• Erica C.

    This is probably not a popular opinion, but until transmitted video can be encoded in such a way to prevent re-capture from its original format and redistribution without the copyright holder’s permission, then sites like YouTube need to adopt policies like that of iFilm that review the video content before it is posted. I contend that YouTube does not qualify for the safe harbour clause in the DMCA and by refusing to take responsibilty for what is posted on their site they are opening themselves up not only to ethical scrutiny, but a lawsuit. Viacom is totally within its rights to seek damages and discourage the practice of turning a blind eye to illegal activity.

  • Jim

    I got as far as Joshua on the comments (“works that shine”)and had to say something. The idea that

    “Viacom doesn�t wish to wipe out your shiny content, they just want Google to stop trespassing on their rights of distribution.”

    is wrong in the broader picture. Viacom wants to control both distibution and content. As Fricklas stated in the Post:

    “Does YouTube have “knowledge” of copyrighted material on its site? Does it have the “right and ability to control” the content?”

    So what sort of content would we have under the policed system of which Viacom is a leading player; MTV? Fox?
    YouTube and the plethora of video sites that it has spawned (yes the genie is of out of the bottle now and 1 billion dollars is not gonna put it back, de ja vu Napster) provides content that brings the cultural property of everybody as human beings to within reach of millions. I know as an English speaking father raising a family in a non-Englsih speaking country YouTube has allowed me to provide media content for language learnng for my children on a daily basis. Media where I can choose the content and which develop the values in my child which I hold myself: documentaries, art, science history and culture from around the world.
    The money that Viacom is throwing at this is the cork which their sweaty hands are trying desperatly to fit back in the bottle of 18th century property rights (“DMCA to shift the burden of identifying infringing content on the author”)

  • Bark Uban

    Why does Mark Cuban have credibility?
    He got rich off the dot-com bubble, and his content doesn’t exist at all on the ‘net anymore. It was popular for about two years, then vanished *entirely*. There’s no trace left.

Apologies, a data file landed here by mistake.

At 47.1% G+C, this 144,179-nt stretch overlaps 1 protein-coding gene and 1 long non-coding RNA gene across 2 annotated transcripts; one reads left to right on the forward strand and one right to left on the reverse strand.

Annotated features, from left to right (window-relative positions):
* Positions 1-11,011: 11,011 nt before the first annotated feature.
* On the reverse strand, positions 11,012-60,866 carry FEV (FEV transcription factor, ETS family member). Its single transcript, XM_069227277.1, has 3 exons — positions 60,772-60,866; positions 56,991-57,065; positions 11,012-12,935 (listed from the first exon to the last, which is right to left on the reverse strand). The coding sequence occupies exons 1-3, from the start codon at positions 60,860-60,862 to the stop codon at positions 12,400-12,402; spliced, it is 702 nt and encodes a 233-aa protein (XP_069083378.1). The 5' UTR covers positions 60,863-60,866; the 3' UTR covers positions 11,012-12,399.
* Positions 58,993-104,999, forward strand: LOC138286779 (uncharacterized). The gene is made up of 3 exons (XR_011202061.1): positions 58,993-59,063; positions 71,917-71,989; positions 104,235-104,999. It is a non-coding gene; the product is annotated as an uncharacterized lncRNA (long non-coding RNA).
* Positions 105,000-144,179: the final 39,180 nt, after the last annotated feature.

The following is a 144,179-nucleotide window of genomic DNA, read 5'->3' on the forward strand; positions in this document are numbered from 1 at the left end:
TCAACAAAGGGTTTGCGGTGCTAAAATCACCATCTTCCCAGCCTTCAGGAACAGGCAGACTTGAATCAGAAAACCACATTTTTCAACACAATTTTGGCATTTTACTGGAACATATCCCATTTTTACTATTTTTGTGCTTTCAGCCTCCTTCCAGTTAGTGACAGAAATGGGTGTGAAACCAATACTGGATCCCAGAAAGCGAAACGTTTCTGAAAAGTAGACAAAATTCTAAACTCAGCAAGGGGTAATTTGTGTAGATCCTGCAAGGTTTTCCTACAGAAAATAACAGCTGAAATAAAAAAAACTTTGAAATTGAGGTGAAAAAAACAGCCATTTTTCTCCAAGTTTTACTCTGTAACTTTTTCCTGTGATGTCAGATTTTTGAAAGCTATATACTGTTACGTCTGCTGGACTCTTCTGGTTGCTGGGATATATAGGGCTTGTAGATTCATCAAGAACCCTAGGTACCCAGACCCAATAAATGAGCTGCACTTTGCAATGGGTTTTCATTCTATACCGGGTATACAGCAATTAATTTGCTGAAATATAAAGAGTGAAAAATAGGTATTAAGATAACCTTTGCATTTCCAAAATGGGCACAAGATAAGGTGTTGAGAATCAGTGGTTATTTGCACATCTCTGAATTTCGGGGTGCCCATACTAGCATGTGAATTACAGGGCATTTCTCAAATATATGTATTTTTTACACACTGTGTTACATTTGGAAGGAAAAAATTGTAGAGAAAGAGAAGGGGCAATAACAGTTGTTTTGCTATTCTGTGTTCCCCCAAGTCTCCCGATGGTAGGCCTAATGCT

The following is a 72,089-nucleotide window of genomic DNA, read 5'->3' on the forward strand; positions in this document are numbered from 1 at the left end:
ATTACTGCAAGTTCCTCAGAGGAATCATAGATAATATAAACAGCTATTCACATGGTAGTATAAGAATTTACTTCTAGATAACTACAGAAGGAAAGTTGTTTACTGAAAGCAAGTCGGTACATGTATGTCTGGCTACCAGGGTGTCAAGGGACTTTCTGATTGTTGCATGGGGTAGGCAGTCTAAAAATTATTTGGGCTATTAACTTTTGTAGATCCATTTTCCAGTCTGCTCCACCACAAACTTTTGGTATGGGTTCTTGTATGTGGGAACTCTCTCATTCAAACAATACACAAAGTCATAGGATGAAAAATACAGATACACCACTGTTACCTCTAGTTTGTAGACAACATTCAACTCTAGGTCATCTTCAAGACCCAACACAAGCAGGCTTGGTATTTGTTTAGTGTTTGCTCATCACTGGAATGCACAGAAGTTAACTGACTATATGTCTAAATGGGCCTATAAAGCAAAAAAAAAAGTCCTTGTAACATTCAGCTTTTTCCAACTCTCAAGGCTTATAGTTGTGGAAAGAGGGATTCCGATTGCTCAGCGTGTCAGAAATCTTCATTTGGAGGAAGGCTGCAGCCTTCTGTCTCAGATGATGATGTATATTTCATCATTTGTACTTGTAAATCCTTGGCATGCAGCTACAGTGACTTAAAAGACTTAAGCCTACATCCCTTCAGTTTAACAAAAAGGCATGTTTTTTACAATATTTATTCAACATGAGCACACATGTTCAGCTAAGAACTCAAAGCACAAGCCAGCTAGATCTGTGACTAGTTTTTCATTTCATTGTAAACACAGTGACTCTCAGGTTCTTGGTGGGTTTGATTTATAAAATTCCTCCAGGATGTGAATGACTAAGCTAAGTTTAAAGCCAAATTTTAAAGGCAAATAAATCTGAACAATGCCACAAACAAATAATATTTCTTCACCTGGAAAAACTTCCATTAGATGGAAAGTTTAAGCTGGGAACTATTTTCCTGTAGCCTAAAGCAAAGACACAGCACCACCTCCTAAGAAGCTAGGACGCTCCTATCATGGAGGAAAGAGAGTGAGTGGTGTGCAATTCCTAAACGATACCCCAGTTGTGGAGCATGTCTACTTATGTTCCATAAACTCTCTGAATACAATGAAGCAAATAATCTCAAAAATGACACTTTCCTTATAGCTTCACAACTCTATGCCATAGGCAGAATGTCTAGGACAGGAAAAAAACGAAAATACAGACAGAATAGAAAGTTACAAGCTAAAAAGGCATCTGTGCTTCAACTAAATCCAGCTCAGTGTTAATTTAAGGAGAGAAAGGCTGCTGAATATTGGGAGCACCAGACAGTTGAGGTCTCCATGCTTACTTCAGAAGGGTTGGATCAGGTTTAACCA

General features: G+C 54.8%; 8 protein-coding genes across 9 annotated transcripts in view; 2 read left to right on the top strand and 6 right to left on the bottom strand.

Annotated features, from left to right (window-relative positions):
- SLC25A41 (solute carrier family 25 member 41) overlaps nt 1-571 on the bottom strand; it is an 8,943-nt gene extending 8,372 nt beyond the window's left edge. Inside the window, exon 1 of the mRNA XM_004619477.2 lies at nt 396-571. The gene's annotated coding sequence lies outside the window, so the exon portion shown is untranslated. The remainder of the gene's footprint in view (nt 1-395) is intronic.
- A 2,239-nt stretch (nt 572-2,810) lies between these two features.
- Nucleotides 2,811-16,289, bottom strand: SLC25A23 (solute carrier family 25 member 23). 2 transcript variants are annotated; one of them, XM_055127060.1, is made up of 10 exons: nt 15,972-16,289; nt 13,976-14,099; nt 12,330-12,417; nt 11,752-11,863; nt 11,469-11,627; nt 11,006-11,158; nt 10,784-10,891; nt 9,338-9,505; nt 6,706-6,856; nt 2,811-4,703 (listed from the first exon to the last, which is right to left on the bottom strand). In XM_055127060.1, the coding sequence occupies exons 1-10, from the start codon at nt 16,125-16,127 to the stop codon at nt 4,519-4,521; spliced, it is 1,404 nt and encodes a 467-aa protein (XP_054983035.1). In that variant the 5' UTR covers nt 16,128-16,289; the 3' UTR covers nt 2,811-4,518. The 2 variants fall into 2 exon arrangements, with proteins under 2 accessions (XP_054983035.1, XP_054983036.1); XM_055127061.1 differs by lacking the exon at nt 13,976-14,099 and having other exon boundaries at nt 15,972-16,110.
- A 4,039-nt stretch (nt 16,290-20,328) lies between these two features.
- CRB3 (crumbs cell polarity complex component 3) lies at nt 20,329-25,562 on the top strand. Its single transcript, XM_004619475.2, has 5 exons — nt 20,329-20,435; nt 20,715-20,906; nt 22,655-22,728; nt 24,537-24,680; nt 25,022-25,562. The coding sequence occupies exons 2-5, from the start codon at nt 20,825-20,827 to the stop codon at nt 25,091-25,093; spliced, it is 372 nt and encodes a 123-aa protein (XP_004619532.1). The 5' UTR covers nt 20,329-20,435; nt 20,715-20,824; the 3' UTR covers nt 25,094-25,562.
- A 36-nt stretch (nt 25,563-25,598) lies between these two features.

I really don’t understand why I should take Mark Cuban seriously. Someone, please explain.

  • tekel

    Is anyone blogging the progress of this lawsuit? Does anyone know where I can find the pleadings that have been filed so far?

  • tekel
  • Erik Schmidt

    I’ve been covering the case at Tech LawForum, where we also have just added a video of a panel discussion held at SCU Law, in which the participants discussed the DMCA Section 512 “Safe Harbor” provisions and how they relate to the Viacom/YouTube case.

  • Andrew Leonard

    Blah de blah. Two huge corporations arguing over cash. The internet democratizes the world in terms of visual and and audio works.

    It used to be that actors and musicians got paid when they performed and not thousands of times over for one piece of work. If the initial investment outweighs the return it makes sense to not bother. Maybe this will save from all the garbage that is produced and peddled to us as entertainment. Personally I believe that any work that is good enough will make money.

    Like it or not the genie is out of the lamp.

  • Stephen

    This is a complete invasion of privacy on the part of Viacom and our user information doesn’t have any relevance to their billion dollar lawsuit against Google. Google should be able to anatomize the user information before handing over 12 terabytes of personal information so my privacy and the privacy of millions like me are protected. I have a campaign that will force Viacom to allow Google/YouTube to protect us or 100,000 will boycott Viacom and all its subsidiaries: